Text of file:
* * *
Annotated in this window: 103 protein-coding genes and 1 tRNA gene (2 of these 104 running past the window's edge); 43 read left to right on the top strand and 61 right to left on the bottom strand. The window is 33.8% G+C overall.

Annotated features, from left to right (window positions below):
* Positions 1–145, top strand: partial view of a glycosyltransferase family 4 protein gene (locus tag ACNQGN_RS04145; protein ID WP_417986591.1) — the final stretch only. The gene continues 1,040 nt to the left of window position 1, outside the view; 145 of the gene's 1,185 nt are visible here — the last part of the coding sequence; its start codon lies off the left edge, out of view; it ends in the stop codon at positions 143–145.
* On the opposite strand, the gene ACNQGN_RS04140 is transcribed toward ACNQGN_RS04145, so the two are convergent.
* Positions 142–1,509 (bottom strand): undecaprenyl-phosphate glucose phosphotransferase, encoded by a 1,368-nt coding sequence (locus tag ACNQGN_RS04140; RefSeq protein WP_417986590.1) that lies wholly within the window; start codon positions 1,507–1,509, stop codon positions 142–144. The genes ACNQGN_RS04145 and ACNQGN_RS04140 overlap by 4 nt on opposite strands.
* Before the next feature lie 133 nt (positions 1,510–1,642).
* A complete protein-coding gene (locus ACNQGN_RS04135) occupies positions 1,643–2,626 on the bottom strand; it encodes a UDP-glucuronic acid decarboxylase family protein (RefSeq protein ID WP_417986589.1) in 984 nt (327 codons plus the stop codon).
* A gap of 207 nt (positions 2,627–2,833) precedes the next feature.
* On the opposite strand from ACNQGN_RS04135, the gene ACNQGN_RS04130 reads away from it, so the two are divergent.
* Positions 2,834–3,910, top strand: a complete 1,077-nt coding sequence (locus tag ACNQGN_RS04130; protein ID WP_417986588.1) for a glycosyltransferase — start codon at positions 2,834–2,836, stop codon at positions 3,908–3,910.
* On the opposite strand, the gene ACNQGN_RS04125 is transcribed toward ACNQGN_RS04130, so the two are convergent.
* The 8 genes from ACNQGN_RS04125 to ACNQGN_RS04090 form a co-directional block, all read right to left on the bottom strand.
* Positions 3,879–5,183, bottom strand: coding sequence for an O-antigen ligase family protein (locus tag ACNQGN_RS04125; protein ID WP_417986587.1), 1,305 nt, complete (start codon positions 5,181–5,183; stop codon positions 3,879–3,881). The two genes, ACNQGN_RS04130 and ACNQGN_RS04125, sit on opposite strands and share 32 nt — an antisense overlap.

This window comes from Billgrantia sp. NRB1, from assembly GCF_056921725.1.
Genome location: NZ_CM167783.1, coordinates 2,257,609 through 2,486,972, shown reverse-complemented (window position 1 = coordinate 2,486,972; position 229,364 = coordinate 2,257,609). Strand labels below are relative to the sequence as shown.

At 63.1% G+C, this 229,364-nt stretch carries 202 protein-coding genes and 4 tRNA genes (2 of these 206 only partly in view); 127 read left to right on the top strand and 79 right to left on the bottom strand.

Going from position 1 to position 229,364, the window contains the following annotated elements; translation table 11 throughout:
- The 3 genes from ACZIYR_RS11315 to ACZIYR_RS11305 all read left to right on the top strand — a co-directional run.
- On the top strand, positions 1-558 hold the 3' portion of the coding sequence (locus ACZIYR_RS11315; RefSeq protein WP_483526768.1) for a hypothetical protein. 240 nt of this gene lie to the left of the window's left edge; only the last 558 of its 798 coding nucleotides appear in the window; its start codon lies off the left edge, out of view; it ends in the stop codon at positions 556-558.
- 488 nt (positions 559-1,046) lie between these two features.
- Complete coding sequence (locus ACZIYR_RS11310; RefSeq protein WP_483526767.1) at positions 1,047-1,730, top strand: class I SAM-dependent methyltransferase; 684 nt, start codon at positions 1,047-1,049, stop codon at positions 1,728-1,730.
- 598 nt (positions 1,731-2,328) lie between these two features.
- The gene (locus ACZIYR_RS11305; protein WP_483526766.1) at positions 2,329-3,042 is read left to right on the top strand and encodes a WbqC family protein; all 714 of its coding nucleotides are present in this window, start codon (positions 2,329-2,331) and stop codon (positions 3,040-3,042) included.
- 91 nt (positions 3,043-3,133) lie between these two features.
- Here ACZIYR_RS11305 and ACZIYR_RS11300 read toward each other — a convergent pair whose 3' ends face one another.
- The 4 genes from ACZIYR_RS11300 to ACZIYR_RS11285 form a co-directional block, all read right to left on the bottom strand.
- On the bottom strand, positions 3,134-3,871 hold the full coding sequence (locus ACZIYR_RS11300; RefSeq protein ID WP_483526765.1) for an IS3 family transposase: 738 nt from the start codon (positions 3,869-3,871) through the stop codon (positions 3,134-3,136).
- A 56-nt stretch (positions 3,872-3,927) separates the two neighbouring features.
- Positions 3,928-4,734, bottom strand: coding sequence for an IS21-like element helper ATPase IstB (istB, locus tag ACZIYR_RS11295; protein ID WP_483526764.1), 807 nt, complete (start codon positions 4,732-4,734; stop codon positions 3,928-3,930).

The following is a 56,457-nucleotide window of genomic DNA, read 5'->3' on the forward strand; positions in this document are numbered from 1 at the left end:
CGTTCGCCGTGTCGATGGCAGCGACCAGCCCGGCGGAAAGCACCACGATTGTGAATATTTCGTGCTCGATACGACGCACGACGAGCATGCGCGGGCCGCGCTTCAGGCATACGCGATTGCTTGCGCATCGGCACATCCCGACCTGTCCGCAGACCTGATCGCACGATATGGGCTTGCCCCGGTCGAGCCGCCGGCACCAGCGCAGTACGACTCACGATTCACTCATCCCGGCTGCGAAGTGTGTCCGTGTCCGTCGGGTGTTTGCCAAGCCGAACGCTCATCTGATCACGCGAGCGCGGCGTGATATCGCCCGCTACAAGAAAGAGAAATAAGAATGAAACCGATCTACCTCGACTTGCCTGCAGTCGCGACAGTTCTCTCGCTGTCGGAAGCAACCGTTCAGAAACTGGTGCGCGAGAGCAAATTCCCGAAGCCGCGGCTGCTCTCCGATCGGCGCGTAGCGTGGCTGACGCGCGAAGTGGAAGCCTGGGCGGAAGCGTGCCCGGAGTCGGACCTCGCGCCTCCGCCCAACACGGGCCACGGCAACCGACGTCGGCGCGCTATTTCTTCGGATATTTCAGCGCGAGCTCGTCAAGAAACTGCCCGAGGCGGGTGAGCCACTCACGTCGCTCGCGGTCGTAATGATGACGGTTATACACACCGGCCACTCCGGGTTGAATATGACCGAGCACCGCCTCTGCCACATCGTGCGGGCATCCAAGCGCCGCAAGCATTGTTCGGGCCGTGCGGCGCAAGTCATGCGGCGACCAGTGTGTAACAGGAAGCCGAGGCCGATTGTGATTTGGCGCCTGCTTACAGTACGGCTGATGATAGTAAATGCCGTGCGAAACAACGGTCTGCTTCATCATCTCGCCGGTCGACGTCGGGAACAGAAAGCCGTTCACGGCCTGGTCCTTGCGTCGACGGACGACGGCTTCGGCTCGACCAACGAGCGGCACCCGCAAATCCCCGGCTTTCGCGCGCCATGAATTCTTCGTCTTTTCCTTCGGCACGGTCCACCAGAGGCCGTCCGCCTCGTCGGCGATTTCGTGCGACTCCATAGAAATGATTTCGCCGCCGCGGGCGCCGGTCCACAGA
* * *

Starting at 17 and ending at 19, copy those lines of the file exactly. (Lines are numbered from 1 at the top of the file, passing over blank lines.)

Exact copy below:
Going from position 1 to position 229,364, the window contains the following annotated elements; translation table 11 throughout:
- The 3 genes from ACZIYR_RS11315 to ACZIYR_RS11305 all read left to right on the top strand — a co-directional run.
- On the top strand, positions 1-558 hold the 3' portion of the coding sequence (locus ACZIYR_RS11315; RefSeq protein WP_483526768.1) for a hypothetical protein. 240 nt of this gene lie to the left of the window's left edge; only the last 558 of its 798 coding nucleotides appear in the window; its start codon lies off the left edge, out of view; it ends in the stop codon at positions 556-558.